• Summary
  • Contents
  • Subject index

Corporate Social Responsibility in India is arguably the first comprehensive, well-researched book on the subject in the country. The author uses Indian examples, case studies and CSR role models from the Indian industry to explain the gap between Indian business needs and current practices. Practices and researches in economically developed counties have also been used extensively. As the Indian industry begins to enter international markets, it is going to be imperative to integrate CSR with business goals for long-term sustainability and healthy economic, social and environmental impact.

The book helps in understanding the meaning of business beyond financial numbers and tries to explain how even CSR can be used as a marketing tool and for business benefits. It dwells comprehensively upon the concept of CSR, from its inception as ph8ilanthropy till its journey to a form where now it is mandatory to be sensitive about CSR in businesses.This ready reckoner and guide for senior managers, CEOs, CFOs, HR and taxation officials in INdian and multinational companies, management students and academicians approaches CSR as a critical business need, not a philosophy.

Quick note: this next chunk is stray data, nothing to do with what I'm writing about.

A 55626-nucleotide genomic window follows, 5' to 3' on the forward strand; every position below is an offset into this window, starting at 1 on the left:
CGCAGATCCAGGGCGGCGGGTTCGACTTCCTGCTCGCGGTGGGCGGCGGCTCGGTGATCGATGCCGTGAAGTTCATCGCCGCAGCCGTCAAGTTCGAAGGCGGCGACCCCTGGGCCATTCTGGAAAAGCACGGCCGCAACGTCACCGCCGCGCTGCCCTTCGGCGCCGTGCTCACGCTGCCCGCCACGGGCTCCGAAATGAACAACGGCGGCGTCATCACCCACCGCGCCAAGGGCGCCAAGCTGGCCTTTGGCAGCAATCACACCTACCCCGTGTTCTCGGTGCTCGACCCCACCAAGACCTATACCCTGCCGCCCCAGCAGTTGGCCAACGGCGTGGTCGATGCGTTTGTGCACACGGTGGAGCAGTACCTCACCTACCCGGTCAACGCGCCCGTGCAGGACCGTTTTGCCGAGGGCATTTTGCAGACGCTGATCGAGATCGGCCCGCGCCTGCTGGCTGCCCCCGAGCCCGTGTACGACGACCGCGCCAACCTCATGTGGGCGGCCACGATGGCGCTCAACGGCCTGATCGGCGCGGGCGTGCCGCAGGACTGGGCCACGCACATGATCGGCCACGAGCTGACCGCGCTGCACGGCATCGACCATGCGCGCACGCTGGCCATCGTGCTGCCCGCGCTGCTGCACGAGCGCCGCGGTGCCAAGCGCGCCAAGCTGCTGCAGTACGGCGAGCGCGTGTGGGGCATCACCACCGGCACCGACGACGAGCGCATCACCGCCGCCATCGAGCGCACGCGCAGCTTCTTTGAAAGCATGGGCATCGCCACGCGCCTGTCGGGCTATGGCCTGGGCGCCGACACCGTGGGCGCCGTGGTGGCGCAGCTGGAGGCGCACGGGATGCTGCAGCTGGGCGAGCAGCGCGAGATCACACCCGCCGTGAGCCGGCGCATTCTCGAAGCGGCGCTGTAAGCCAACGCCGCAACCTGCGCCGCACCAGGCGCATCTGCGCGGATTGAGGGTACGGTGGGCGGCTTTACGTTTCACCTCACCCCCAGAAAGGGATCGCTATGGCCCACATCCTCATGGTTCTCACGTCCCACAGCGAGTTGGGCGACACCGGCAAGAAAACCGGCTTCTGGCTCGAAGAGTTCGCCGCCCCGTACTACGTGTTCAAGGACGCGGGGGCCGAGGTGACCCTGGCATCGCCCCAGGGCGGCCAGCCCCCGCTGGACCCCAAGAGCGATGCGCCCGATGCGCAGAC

Sanjay K. Agarwal is a Chartered Accountant working with organized retail business. His areas of interest include Corporate and Factory Accounts and Direct and Indirect Taxation.

CSR Projects
CSR projects

The modern corporation is an institution of enormous economic power and social impact. Corporations have grown in size and numbers all over the world because of their ability to mobilise productive resources and create new wealth. The evolution of the corporation has given rise to new opportunities and challenges that require a redefinition of the corporation and its objectives.

The legitimacy of the corporation as an institution or its ‘licence to operate’ within society depends not only on its success in wealth creation but also on its ability to meet the expectations of diverse constituents which contribute to its existence and success. These constituents and interests are the corporation's stakeholders—resource providers, customers, suppliers, alliance partners and social and political actors. Consequently, the organisation ...

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